Nevada casino regulators are responding to escalating new COVID-19 case numbers by warning operators that they face penalties for not enforcing the statewide indoor face mask mandate.
In a notice issued to licensees today, December 29, the Nevada Gaming Control Board (NGCB) said all gaming establishments must comply with Gov. Steve Sisolak’s (D) Emergency Directive 45, which requires face masks to be worn inside public settings.
Emergency Directive 45 requires each person, including fully vaccinated individuals, to wear a mask in public indoor settings in counties with substantial or high transmission of COVID-19,” the NGCB noticed declared.
The governor’s order is relaxed in a county where COVID-19 transmission is considered low or moderate. Currently, only six of Nevada’s 17 counties are experiencing low or moderate spread — Mineral, White Pine, Eureka, Storey, Pershing, and Humboldt counties.
Clark County, home to Las Vegas, remains in the high transmission classification.
Sisolak reordered the mandatory wearing of face masks inside casinos and other public places in July. While casinos have signage reminding patrons that face coverings are required indoors, enforcement has been lax at times.
The gaming regulatory agency says casinos that continue to allow guests to not wear such protective face masks face penalties.
“As Nevada prepares for a substantial rise in visitation for the New Year’s holiday, the Board will intensify its enforcement of Emergency Directive 45 at all licensed locations subject to the mask requirement to ensure the safety of Nevada’s residents and visitors,” the NGCB notice detailed.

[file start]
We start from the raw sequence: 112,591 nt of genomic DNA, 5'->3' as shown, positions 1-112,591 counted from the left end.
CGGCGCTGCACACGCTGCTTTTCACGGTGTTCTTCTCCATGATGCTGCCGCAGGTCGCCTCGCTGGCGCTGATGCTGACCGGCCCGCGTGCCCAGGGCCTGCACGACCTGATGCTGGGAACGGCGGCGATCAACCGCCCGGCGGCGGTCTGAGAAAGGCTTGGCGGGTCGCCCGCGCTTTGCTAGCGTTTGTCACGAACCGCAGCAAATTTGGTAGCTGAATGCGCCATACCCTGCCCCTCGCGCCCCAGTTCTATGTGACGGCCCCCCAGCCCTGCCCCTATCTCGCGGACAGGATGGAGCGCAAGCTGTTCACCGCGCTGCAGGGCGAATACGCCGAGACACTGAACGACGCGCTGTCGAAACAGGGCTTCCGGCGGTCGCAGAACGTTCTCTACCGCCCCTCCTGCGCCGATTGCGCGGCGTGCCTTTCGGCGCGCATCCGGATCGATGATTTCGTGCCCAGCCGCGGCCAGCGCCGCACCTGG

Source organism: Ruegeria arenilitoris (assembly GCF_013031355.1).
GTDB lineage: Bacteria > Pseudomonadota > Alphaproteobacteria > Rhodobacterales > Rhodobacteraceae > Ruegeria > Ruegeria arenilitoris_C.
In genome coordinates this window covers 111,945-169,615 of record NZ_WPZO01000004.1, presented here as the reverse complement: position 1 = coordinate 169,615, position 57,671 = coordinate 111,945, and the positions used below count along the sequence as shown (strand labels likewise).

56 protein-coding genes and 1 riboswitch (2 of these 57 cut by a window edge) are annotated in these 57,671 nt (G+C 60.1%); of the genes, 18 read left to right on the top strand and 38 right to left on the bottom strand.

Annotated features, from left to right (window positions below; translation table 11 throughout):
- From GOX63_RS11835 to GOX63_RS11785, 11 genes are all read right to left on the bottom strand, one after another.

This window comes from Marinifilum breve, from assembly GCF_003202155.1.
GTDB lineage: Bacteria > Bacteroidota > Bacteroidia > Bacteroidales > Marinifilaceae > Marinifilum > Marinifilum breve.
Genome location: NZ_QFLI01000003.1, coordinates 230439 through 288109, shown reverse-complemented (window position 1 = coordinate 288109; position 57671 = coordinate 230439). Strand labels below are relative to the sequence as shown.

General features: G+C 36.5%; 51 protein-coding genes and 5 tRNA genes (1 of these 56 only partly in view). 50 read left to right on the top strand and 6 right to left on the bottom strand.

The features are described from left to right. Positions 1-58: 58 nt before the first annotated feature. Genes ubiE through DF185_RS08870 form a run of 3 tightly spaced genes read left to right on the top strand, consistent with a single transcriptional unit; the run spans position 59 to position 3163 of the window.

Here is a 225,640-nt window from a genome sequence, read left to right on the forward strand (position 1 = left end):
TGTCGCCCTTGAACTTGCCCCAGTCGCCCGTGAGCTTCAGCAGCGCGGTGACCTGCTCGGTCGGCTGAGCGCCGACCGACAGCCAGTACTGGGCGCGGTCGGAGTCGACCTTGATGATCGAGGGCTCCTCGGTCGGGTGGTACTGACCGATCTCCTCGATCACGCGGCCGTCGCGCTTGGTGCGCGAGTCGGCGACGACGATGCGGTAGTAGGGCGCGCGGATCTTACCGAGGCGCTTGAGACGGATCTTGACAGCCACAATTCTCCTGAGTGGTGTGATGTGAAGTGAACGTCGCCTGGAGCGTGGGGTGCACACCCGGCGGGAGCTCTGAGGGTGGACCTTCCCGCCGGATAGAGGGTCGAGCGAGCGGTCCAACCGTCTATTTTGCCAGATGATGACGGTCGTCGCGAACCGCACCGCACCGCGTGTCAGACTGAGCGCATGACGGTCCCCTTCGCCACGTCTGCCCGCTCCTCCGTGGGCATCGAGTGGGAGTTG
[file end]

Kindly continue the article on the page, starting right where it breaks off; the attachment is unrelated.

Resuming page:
The NGCB added that it may seek disciplinary action against casinos found to be in violation of the mask mandate. All penalties recommended by the NGCB must be approved by the Nevada Gaming Commission.
Sisolak thanked the NGCB for its face mask reminder amid the holidays and upcoming New Year’s celebration.
I’ve often said through this pandemic that safety is a partnership.
Thank you to the @NevadaGCB for this reminder and for your continued efforts. https://t.co/3WUdUICXgj
— Governor Sisolak (@GovSisolak) December 29, 2021
Las Vegas NYE Still On
Omicron is causing COVID-19 spread across the country, prompting many cities to cancel or restrict their New Year’s festivities. But fireworks and an abundance of events celebrating the ringing in of 2022 remain a “Go” in Las Vegas.
The Las Vegas Metropolitan Police Department is reminding incoming visitors that during New Year’s Eve, strollers, backpacks, and glass bottles are prohibited anywhere on the Strip.
Metro says it will have 1,200 police officers on the Strip and 200 more downtown during the festivities. Over 100 members of the Nevada National Guard will also be present. Law enforcement says there are no current credible threats.
Las Vegas tourism officials expect more than 300,000 people to celebrate the end of 2021 on the Strip this weekend. Last-minute planners will pay a premium for a Strip casino hotel room.
A two-night stay December 31 to January 2 at the Bellagio runs $1,654, Encore $1,590, Caesars Palace $1,576, and The Venetian $841. Cheaper options on the Strip include Treasure Island at $675, Sahara $609, and Planet Hollywood $724.
Listed prices are inclusive of taxes and fees.
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